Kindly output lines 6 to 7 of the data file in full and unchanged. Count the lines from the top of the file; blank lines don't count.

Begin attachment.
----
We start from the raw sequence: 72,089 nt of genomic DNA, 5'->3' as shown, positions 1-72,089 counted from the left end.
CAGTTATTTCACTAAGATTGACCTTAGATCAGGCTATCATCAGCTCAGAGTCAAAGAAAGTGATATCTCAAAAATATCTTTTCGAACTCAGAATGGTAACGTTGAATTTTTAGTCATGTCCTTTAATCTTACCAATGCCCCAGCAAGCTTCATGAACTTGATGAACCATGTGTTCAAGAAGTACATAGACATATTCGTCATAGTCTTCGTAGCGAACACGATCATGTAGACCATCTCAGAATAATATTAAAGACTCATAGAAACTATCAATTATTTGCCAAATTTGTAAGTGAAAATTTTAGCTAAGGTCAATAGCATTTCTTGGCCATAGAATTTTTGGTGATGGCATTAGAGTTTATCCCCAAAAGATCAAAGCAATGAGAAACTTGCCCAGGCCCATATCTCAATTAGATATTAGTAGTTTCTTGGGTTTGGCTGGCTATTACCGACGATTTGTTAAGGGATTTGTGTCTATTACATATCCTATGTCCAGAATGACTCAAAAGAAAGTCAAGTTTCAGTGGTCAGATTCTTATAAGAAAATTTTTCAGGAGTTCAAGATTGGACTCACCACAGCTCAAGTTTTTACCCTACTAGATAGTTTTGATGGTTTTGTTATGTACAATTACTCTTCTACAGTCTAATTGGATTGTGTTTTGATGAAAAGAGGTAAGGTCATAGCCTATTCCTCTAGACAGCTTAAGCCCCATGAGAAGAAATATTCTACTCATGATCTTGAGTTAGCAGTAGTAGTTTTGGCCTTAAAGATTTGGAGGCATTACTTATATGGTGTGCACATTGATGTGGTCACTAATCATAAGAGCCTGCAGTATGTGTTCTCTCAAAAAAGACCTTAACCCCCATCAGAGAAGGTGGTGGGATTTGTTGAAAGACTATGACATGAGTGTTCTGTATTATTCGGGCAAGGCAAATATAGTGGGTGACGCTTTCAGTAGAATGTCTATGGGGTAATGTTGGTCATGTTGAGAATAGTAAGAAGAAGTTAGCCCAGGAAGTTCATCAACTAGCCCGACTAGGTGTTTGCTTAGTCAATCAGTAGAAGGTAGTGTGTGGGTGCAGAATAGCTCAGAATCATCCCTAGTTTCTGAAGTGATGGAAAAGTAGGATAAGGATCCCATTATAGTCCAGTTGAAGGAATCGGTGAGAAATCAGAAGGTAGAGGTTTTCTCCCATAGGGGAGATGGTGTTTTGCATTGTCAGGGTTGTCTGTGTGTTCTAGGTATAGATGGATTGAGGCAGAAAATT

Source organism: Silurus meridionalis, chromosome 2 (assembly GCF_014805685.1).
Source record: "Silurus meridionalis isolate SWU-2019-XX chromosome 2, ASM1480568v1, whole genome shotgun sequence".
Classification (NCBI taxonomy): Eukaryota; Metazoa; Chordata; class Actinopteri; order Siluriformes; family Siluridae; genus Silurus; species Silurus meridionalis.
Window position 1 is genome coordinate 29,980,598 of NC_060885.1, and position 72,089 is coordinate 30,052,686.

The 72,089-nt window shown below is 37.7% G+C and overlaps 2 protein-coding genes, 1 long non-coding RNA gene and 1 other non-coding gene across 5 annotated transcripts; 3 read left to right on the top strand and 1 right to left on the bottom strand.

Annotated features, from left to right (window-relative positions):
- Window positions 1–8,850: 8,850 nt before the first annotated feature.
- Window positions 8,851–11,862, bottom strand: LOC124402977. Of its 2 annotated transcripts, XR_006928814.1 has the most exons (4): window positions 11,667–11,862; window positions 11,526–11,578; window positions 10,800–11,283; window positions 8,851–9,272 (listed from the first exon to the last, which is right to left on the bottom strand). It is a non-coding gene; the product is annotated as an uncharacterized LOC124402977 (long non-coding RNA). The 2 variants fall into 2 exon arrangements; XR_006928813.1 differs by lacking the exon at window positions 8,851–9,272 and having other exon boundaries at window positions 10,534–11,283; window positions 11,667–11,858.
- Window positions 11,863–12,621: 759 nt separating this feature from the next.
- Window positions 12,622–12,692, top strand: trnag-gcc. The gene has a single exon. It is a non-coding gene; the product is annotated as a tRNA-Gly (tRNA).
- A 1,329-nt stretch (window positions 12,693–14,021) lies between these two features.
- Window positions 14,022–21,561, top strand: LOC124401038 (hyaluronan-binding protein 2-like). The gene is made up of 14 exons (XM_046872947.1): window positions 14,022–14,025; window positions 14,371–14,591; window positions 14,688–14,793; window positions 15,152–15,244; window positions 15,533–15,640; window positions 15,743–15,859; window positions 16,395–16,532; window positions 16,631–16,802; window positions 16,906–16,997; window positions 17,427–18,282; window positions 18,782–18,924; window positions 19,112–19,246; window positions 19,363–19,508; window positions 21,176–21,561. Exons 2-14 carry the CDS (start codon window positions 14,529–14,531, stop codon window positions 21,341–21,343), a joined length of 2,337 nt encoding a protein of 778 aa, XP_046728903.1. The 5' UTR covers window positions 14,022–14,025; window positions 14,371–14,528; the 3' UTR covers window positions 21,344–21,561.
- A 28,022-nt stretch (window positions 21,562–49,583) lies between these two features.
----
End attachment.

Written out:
Window position 1 is genome coordinate 29,980,598 of NC_060885.1, and position 72,089 is coordinate 30,052,686.

The 72,089-nt window shown below is 37.7% G+C and overlaps 2 protein-coding genes, 1 long non-coding RNA gene and 1 other non-coding gene across 5 annotated transcripts; 3 read left to right on the top strand and 1 right to left on the bottom strand.